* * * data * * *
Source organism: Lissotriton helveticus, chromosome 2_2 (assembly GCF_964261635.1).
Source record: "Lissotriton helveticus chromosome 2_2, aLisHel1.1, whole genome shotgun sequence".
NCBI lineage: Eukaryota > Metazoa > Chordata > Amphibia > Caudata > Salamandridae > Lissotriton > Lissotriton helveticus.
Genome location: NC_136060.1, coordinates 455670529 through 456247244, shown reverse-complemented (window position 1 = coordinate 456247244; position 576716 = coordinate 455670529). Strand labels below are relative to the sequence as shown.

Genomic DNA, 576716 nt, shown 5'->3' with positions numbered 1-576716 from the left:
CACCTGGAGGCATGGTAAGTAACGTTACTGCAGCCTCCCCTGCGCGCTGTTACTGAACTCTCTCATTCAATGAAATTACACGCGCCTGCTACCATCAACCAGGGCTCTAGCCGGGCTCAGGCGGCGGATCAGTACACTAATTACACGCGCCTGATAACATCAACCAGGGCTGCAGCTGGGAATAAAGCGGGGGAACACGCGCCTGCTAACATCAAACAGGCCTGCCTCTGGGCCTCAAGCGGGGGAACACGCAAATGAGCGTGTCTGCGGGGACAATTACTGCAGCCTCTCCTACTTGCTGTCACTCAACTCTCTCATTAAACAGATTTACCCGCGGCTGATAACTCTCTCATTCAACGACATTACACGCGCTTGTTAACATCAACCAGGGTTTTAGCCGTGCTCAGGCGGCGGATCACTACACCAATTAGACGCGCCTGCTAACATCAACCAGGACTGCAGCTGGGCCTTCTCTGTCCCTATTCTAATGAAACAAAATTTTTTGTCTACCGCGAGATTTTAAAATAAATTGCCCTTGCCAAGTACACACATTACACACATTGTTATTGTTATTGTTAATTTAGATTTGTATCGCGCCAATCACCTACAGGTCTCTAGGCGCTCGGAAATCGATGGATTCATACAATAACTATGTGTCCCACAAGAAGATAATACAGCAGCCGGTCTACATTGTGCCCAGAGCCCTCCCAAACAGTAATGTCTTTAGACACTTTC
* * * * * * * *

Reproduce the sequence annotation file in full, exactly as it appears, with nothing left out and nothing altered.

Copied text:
Source organism: Lissotriton helveticus, chromosome 2_2 (assembly GCF_964261635.1).
Source record: "Lissotriton helveticus chromosome 2_2, aLisHel1.1, whole genome shotgun sequence".
NCBI lineage: Eukaryota > Metazoa > Chordata > Amphibia > Caudata > Salamandridae > Lissotriton > Lissotriton helveticus.
Genome location: NC_136060.1, coordinates 455670529 through 456247244, shown reverse-complemented (window position 1 = coordinate 456247244; position 576716 = coordinate 455670529). Strand labels below are relative to the sequence as shown.

Genomic DNA, 576716 nt, shown 5'->3' with positions numbered 1-576716 from the left:
CACCTGGAGGCATGGTAAGTAACGTTACTGCAGCCTCCCCTGCGCGCTGTTACTGAACTCTCTCATTCAATGAAATTACACGCGCCTGCTACCATCAACCAGGGCTCTAGCCGGGCTCAGGCGGCGGATCAGTACACTAATTACACGCGCCTGATAACATCAACCAGGGCTGCAGCTGGGAATAAAGCGGGGGAACACGCGCCTGCTAACATCAAACAGGCCTGCCTCTGGGCCTCAAGCGGGGGAACACGCAAATGAGCGTGTCTGCGGGGACAATTACTGCAGCCTCTCCTACTTGCTGTCACTCAACTCTCTCATTAAACAGATTTACCCGCGGCTGATAACTCTCTCATTCAACGACATTACACGCGCTTGTTAACATCAACCAGGGTTTTAGCCGTGCTCAGGCGGCGGATCACTACACCAATTAGACGCGCCTGCTAACATCAACCAGGACTGCAGCTGGGCCTTCTCTGTCCCTATTCTAATGAAACAAAATTTTTTGTCTACCGCGAGATTTTAAAATAAATTGCCCTTGCCAAGTACACACATTACACACATTGTTATTGTTATTGTTAATTTAGATTTGTATCGCGCCAATCACCTACAGGTCTCTAGGCGCTCGGAAATCGATGGATTCATACAATAACTATGTGTCCCACAAGAAGATAATACAGCAGCCGGTCTACATTGTGCCCAGAGCCCTCCCAAACAGTAATGTCTTTAGACACTTTC